Linnaeus thought that during the Swedish winter, only the female birds migrated south towards Belgium to Italy, leaving male birds to stay close to their territories. Although this observation was not entirely accurate there was an element of truth in the theory. The male to female ratios of Chaffinches migrating south and forming wintering flocks actually varies from year to year with the locality and dependent upon the severity of a winter/availability of food. 


This morning’s birding seemed rather uneventful until about 0915-1030 when we noticed a huge stream of a couple of thousand or more Fieldfares arriving from due north and heading south on a route through the hills east of the Grizedale Valley, a direction which if continued would take them over the town of Garstang. Our views from 400 yards away were limited by distance and a large plantation on the hillside and it was hard to tell if the flocks were of Fieldfares only or whether Redwings were also involved. Later we did see just a couple of Redwings.

Sightings otherwise - 1 Great-spotted Woodpecker, 1 Pied Wagtail, 2 Bullfinch, 1 Mistle Thrush.

Sunday, November 9, 2014

Sunday Buzzards

Buzzards again I’m afraid. Well let’s face it a “big brown job” like a Buzzard is a lot easier to find, ID and photograph than those “little brown jobs” and I’m all for an easy life. 

The first Buzzard was at Braides Farm again, way out on the fence towards the sea wall; and in the photo below that’s Heysham Power Station in the far distance, 20 miles across Morecambe Bay. 

A mile or less along the sea wall are fields swarming with released Red-legged Partridges courtesy of the local shooters but the local Buzzards are too lazy to go chasing partridges which fly fast and close to the ground. Instead the Buzzards mostly prefer a “watch and wait” approach from a tree or fence, mainly for earthworms, amphibians and large insects plus the odd bit of carrion like road kill.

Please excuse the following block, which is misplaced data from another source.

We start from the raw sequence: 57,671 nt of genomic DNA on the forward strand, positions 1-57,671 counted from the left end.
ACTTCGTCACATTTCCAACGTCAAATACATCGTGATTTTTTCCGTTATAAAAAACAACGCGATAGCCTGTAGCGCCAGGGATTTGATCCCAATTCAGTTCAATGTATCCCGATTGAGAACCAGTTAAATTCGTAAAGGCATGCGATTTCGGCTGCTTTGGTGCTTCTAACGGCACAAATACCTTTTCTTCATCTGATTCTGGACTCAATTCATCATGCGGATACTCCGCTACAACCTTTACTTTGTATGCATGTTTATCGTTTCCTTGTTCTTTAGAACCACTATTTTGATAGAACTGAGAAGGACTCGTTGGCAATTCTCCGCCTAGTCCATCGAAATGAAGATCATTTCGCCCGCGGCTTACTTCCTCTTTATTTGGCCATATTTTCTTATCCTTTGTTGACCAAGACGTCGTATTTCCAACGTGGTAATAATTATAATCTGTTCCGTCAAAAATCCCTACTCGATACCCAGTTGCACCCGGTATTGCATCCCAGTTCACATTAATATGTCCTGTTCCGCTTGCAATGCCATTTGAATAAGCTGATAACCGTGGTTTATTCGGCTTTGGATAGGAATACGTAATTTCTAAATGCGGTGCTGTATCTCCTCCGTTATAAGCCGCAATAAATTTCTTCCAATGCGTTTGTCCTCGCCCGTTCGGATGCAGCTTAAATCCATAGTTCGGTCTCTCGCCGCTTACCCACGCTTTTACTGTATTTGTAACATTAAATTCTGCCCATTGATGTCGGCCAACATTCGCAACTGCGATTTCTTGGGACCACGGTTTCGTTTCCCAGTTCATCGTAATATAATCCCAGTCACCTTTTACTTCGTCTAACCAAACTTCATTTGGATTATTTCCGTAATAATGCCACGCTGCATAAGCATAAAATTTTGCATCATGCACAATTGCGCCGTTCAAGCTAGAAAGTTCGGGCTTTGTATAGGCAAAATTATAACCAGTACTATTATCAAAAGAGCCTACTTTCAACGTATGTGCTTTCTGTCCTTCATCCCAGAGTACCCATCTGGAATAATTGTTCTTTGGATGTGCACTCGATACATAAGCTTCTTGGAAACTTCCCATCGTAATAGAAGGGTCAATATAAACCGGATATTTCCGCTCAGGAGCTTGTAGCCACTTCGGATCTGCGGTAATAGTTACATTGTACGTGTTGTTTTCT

What’s that old adage? “Give a dog a bad name and hang him” comes to mind. There’s another Buzzard photo later in this post for folk who appreciate this much maligned raptor. 

There was a Kestrel at Braides too, but little else to excite. 

I stopped at Conder Green where on the pool I found 18 Little Grebe, 1 Great Crested Grebe, 2 Goldeneye and 2 Grey Heron. In the creeks - 1 Kingfisher, 160 Teal, 2 Spotted Redshank, 1 Ruff, 1 Little Egret and 1 Goosander. 

At Glasson Dock there was a Black-headed Gull with a Darvic ring inscribed “6CY”. Anyone out there wishing to claim ownership please contact me, but in any case I will submit the record to the appropriate place. 

Black-headed Gull - 6CY

It wasn’t long after 9:15 am but both Conder Green and Glasson started to resemble a combined Bradley Wiggins Festival and Cruft’s Dog Show, so I drove to Pilling looking for peace and quiet. 

On the tideline a Pink-footed Goose flapped to escape me but with one wing smashed beyond repair it couldn't do so. I lacked the heart or the means to kill the poor bird, so shame to say left it to its own devices and hopefully quick death. How did this happen? Probably an unclean shot by a sportsman which left the bird ”winged” to later drift on the tide and eventually find its way ashore. 

Pink-footed Goose

On and around the pools, flooded fields and maize - 2 Ruff, 40+ Shelduck, 8 Oystercatcher, 3 Redshank, 2 Reed Bunting and 5+ Skylark. 

In the sunny wood there was a little activity around a few of the Tree Sparrow boxes, the autumnal display in evidence whereby this species is known to indulge in sexual activity and sometimes construct nests. 

Tree Sparrow

I was side-tracked by a party of tits moving through the trees, a good number of Long-tailed Tits, a Nuthatch, a Goldcrest and several Great Tits. Just then two more distractions arrived with a Grey Wagtail flying over followed by a Kingfisher flying across the woodland pool and landing in a tree situated in front of two Mallards and a pair of Teal. It’s very unusual to see Teal here so deep in the woodland.